Thank you to ACE for an eARC of this book in exchange for an honest review!
A young woman living in a rigid, puritanical society discovers dark powers within herself in this stunning, feminist fantasy debut.
In the lands of Bethel, where the Prophet’s word is law, Immanuelle Moore’s very existence is blasphemy. Her mother’s union with an outsider of a different race cast her once-proud family into disgrace, so Immanuelle does her best to worship the Father, follow Holy Protocol, and lead a life of submission, devotion, and absolute conformity, like all the other women in the settlement.
But a mishap lures her into the forbidden Darkwood surrounding Bethel, where the first prophet once chased and killed four powerful witches. Their spirits are still lurking there, and they bestow a gift on Immanuelle: the journal of her dead mother, who Immanuelle is shocked to learn once sought sanctuary in the wood.
Fascinated by the secrets in the diary, Immanuelle finds herself struggling to understand how her mother could have consorted with the witches. But when she begins to learn grim truths about the Church and its history, she realizes the true threat to Bethel is its own darkness. And she starts to understand that if Bethel is to change, it must begin with her.
The Year of the Witching is such a powerful feminist read. Made to pay for the sins of her mother, Emmanuel is cursed from birth to live in a society that does nothing but down upon her because of her mother, skin color and gender. A society that favors the “Good Father” over the witchy “Dark Mother.” Where everyone repents for their sins but only women must pay the price for them.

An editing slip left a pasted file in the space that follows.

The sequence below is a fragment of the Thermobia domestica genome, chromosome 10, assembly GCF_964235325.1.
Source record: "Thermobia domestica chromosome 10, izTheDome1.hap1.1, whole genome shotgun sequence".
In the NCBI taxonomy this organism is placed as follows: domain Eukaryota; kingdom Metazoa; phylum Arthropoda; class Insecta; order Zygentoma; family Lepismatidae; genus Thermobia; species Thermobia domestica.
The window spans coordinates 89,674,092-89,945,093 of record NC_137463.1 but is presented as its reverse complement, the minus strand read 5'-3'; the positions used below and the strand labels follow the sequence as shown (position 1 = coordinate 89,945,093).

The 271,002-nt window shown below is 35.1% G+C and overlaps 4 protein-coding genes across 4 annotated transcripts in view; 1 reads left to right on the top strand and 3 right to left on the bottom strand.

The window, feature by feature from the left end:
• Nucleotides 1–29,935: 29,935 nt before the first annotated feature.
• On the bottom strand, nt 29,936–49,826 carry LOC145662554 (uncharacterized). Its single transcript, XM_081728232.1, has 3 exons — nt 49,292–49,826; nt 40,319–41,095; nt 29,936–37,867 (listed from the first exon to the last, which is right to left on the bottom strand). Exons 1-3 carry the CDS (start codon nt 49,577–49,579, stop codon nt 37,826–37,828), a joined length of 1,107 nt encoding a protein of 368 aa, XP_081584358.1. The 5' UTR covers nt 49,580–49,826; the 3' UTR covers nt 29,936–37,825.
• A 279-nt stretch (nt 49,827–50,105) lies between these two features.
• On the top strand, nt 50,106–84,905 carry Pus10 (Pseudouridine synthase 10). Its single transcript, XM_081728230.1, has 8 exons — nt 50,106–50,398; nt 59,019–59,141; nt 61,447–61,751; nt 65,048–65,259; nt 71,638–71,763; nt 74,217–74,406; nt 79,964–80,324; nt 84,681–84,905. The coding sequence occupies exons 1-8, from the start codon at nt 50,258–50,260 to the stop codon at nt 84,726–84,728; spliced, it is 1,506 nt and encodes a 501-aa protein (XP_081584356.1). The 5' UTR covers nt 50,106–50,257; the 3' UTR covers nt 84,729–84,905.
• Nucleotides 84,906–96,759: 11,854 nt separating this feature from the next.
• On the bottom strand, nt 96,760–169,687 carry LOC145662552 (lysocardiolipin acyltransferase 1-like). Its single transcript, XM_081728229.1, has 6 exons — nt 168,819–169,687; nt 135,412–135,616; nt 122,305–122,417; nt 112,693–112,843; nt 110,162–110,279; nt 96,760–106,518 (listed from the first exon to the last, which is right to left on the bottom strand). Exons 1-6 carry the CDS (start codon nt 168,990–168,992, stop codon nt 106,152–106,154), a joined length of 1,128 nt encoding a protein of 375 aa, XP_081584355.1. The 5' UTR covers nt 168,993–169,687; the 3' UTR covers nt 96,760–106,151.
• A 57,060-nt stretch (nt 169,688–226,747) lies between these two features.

The atmosphere of the story was so dark, creepy and mystifying. I never knew what to expect next, from the Darkwoods to the people of Bethlen. I was fascinated by this Puritan-like society that knew witches existed. Think The Crucible mixed with The Handmaiden’s Tale but with darkness constantly hovering on the sidelines.
Emmanuel was such a strong women with kindness in her heart because like eff the people of Bethlen. She’s grown up in this cult-like society where she’s had to follow the flock and learn how to bit her tongue at the injustices she sees everyday. Women are treated horribly, paying for the sins of men daily but not even noticing. This is a book about Emmanuel discovering the power she holds within herself and deciding just who she wants to be.
There was some romance and it was simultaneously my favorite and least favorite part of this book. Not because it was bad but because I would have liked Emmanuel to do everything on her own. That being said though I loved Ezra. Growing up as a man and the chosen heir of the Prophet allowed him the freedom to think for himself and learn beyond the crap thrown at the flock. While I *slightly* complain about him helping Immanuel he never stood in her way and only assisted in the decisions she made.
This was such a fast and intense read that I couldn’t put down after that weird yet intriguing prologue. It’s a book that really deep dives into misogyny and what it means to be a man versus a women. The world building was so well done and that ending was epic yet open-ended. Henderson has an amazing debut on her hands that could be revisited with either a prequel or sequel that I would pick up in a heartbeat.